Foreword Reviews

Food Was Her Country

The Memoir of a Queer Daughter

Marusya Bociurkiw’s Food Was Her Country is a sweet, concise memoir that uses food as an effective metaphor for connection and love.

Bociurkiw is the daughter of Ukrainian immigrants whose connection to her culture and family is explored through her memoir’s defining thread: food. Her book applies a gentle, careful, and skillful touch to intense themes.

Bociurkiw’s childhood household was chaotic with sisters and brothers. Her parents were careful to preserve their complicated Ukrainian heritage through language, family, and, of course, food. Over shared meals, Bociurkiw’s family is seen connecting again and again—as children become adults and leave the house, or as their parents brush with medical crises and death. Through it all, Bociurkiw lives a second, distanced life as a lesbian, separating parts of her life from the sight of her less-than-tolerant family.

This book hits its stride when it delves into the heartbreaking characters of Bociurkiw’s life. It builds its cast with stark, memorable details that capture the conflicting essence of families. Certain metaphors are a punch to the gut, as with a description of Bociurkiw’s parents: their love was “shaped by peasant villages, by long-ago hungers, by forced migration, by boats and trains, by how you had to be constantly vigilant so your kids wouldn’t fall from the narrow path you’d been afforded.”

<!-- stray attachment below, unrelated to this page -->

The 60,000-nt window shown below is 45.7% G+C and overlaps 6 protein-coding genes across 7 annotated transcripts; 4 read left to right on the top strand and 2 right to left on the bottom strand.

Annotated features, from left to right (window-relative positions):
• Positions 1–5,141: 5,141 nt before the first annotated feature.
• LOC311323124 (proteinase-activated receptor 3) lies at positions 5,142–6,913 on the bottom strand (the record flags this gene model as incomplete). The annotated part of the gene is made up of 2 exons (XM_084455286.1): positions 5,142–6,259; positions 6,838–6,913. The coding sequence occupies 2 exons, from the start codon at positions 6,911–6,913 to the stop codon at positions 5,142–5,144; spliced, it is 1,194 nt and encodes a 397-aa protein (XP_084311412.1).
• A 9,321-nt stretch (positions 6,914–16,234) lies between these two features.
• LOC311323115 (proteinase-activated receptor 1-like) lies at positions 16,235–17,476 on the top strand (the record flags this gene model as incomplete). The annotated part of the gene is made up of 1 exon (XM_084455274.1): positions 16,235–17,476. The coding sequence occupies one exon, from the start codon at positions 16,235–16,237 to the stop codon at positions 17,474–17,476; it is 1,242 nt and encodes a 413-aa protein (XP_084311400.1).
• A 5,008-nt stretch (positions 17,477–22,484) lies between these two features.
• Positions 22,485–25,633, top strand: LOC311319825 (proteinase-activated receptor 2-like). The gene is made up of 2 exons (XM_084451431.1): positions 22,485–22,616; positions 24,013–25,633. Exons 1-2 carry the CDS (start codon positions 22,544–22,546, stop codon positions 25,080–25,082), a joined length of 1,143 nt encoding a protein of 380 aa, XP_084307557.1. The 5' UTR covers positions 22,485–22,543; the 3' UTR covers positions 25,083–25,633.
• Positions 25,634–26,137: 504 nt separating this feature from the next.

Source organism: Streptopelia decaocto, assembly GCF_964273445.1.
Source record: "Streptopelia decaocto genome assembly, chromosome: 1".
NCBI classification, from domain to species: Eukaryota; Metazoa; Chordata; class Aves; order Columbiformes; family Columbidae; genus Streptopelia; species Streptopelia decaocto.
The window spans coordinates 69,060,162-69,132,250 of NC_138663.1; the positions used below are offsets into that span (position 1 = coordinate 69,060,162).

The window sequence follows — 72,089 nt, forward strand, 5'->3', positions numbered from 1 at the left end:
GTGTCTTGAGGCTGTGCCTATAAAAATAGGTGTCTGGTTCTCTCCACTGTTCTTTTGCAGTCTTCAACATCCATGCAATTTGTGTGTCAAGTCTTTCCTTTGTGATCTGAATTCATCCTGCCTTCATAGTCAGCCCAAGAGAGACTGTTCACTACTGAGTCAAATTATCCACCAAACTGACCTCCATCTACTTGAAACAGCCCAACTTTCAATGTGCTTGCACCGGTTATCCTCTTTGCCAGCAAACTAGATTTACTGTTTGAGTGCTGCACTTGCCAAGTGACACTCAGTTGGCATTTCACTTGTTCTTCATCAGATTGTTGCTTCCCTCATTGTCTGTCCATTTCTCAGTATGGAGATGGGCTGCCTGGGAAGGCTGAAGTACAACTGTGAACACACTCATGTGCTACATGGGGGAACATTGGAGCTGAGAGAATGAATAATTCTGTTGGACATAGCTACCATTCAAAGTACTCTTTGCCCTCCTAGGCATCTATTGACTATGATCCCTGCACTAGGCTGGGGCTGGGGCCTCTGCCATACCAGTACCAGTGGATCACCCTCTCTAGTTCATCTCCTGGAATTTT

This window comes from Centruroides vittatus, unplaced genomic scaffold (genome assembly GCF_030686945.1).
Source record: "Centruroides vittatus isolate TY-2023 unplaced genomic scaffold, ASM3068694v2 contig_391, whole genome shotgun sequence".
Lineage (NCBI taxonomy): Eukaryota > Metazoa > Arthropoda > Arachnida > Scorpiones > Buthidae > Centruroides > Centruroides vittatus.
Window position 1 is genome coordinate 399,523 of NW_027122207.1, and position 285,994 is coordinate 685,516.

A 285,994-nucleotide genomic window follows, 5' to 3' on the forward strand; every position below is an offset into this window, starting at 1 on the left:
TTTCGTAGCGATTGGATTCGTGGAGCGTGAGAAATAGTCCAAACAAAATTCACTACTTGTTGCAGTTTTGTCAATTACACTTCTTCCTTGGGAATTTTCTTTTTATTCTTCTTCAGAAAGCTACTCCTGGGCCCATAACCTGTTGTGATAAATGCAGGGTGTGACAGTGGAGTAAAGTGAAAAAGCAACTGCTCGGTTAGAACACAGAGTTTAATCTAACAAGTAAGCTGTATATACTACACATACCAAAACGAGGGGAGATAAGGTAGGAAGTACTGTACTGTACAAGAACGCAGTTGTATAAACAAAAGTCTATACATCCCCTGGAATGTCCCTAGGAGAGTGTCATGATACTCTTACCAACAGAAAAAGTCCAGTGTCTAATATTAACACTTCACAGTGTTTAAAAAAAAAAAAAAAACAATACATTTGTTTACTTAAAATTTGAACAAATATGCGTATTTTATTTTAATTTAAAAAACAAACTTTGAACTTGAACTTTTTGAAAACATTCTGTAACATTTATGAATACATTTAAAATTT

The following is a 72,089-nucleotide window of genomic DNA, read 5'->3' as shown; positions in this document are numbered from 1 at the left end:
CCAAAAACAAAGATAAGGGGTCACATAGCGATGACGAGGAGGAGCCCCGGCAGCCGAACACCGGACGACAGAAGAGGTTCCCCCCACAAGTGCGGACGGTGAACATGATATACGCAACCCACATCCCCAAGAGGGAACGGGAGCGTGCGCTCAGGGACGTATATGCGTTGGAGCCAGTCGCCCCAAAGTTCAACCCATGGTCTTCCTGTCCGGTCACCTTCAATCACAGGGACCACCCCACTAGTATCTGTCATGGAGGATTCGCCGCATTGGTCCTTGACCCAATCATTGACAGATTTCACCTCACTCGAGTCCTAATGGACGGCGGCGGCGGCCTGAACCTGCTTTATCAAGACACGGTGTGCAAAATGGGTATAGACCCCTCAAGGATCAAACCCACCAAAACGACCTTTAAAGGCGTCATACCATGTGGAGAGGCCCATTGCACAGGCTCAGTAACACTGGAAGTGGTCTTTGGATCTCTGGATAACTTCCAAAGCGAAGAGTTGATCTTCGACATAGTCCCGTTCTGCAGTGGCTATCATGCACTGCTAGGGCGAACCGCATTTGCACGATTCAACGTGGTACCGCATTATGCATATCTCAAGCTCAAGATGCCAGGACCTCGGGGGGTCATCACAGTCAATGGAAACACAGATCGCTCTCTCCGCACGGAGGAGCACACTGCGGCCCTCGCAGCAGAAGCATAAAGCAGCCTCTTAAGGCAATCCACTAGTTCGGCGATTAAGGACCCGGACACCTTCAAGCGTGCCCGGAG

Throughout the memoir, recipes are shared that connect to Bociurkiw’s stories, including instructions on how to recreate the eggplant dish from her first failed dinner date and a cherished recipe from a friend who passed away too soon.

Food Was Her Country is a tenderly crafted story about complex relationships and histories. In it, lives come together across the dinner table, where meals—and more—are shared.

Reviewed by Mya Alexice

Disclosure: This article is not an endorsement, but a review. The publisher of this book provided free copies of the book to have their book reviewed by a professional reviewer. No fee was paid by the publisher for this review. Foreword Reviews only recommends books that we love. Foreword Magazine, Inc. is disclosing this in accordance with the Federal Trade Commission’s 16 CFR, Part 255.

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